Knowledge work processes should be accretive (rather than ephemeral or ad-hoc). For note-taking, adding new notes should make other notes more useful and the accumulated knowledge should lead to new connections and thereby new ideas.
I use a Zettelkasten-like system (org-roam) where notes are short and atomic, densely linked bi-directionally, and reviewed often to add more connections. Over time I hope this becomes a useful thought partner, helping me make new connections and formulate useful ideas.
Tags provide light organization without imposing a strict hierarchy e.g. index for how I might want to retrieve this note in the future not a taxonomy.
Certain tags have special meaning:
- (draft) indicates a note that isn’t complete and not ready to publish
- (private) should not be included in public notes
- (journal) my reactions and feelings which can provide more context to how I was thinking about certain notes
Notes are published (except when tagged as private or draft) to notes.alexkehayias.com. Care is put into making the notes pleasing for me to read and invite exploration of links and backlinks. It also adds a useful friction that forces me to understand what I’m writing better since it’s public.
As an interesting side-effect of using git for version control, when I publish new notes the git diff gives a good indication of how many new connections I’ve made with each new note added (untracked files to unstaged modified files).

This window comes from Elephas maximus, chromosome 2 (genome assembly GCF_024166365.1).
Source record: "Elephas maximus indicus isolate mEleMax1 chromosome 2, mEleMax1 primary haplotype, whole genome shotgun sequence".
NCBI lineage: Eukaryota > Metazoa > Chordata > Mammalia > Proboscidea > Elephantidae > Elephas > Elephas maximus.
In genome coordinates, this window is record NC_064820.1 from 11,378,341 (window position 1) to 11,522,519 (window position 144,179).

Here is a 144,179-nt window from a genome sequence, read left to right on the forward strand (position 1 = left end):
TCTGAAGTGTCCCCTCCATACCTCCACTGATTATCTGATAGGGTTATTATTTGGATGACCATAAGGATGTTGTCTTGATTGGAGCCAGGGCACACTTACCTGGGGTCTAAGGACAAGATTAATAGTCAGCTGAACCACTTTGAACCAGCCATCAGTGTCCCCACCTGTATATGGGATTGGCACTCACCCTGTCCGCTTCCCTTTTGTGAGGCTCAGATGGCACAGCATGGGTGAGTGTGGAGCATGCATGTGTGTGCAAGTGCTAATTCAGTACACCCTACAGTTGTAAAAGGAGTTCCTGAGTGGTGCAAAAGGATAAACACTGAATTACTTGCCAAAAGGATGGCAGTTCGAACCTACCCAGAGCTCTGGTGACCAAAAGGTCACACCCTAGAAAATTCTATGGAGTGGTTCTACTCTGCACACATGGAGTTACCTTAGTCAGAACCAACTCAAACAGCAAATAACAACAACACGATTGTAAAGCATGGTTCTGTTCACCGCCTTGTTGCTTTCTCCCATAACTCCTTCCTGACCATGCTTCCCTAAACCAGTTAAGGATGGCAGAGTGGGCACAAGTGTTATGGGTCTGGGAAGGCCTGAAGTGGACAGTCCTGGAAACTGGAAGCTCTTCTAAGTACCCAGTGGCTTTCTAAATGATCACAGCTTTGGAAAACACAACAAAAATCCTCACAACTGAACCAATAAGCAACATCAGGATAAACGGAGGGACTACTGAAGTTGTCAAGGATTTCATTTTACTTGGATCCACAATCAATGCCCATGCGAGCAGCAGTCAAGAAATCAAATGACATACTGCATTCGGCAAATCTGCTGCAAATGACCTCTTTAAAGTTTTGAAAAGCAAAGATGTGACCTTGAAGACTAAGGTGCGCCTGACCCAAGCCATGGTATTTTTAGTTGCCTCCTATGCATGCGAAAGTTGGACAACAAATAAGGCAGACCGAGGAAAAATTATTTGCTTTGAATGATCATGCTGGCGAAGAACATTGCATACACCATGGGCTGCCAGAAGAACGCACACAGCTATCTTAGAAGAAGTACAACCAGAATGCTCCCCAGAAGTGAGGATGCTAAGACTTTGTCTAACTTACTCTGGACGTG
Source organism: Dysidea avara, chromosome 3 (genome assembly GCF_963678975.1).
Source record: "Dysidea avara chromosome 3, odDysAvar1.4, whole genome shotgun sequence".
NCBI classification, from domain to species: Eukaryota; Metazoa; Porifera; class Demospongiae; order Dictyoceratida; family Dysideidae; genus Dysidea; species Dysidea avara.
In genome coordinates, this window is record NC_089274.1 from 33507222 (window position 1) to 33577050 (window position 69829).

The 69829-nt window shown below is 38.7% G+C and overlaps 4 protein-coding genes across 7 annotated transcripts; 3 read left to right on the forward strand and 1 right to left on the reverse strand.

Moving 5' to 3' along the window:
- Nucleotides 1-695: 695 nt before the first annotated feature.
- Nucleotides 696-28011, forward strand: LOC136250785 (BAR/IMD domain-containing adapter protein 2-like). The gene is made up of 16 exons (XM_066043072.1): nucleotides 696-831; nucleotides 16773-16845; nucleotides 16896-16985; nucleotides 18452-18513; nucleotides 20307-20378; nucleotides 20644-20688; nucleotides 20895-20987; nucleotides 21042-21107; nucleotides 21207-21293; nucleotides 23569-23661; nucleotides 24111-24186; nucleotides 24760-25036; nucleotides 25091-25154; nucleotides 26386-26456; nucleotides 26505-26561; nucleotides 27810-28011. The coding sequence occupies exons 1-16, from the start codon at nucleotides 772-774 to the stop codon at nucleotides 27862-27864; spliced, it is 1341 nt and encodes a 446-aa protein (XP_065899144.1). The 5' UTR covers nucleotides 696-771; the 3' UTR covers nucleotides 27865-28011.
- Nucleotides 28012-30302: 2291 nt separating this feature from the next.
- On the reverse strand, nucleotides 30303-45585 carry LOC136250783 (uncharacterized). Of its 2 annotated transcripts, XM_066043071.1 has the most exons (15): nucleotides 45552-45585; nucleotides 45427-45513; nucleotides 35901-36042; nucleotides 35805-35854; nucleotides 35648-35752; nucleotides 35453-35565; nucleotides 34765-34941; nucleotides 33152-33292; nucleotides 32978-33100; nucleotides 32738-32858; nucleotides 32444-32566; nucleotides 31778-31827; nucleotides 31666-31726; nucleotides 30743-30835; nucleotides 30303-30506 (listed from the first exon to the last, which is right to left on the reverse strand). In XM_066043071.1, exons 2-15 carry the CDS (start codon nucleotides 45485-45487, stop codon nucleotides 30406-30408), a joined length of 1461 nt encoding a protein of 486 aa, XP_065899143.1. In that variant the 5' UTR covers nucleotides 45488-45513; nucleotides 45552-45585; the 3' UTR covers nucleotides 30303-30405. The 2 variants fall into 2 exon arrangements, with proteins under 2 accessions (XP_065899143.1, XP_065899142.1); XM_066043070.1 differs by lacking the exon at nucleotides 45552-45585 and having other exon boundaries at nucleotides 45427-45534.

Links to this note
In a note taking practice, the act of publishing and reviewing notes helps to visualize progress of growing your knowledge. It’s difficult to quantify your intelligence or thinking at any moment, but seeing the list of files added/modified when doing a git commit makes it more tangible.
A blog of working notes that others can read and follow along with to learn about interesting ideas and things you are coming across. I find it easier to keep up due to my note taking practice especially compared to writing full-length blog posts or tweets. It would be interesting to follow along notes of other people to learn about new things.
Right now my personal note taking practice is mostly structured text with a few conventions, published as a really long list. This makes it difficult to explore and uninviting.
My initial values and principles for developing Noteland helps to narrow down some guidelines for choosing a stack for the web app: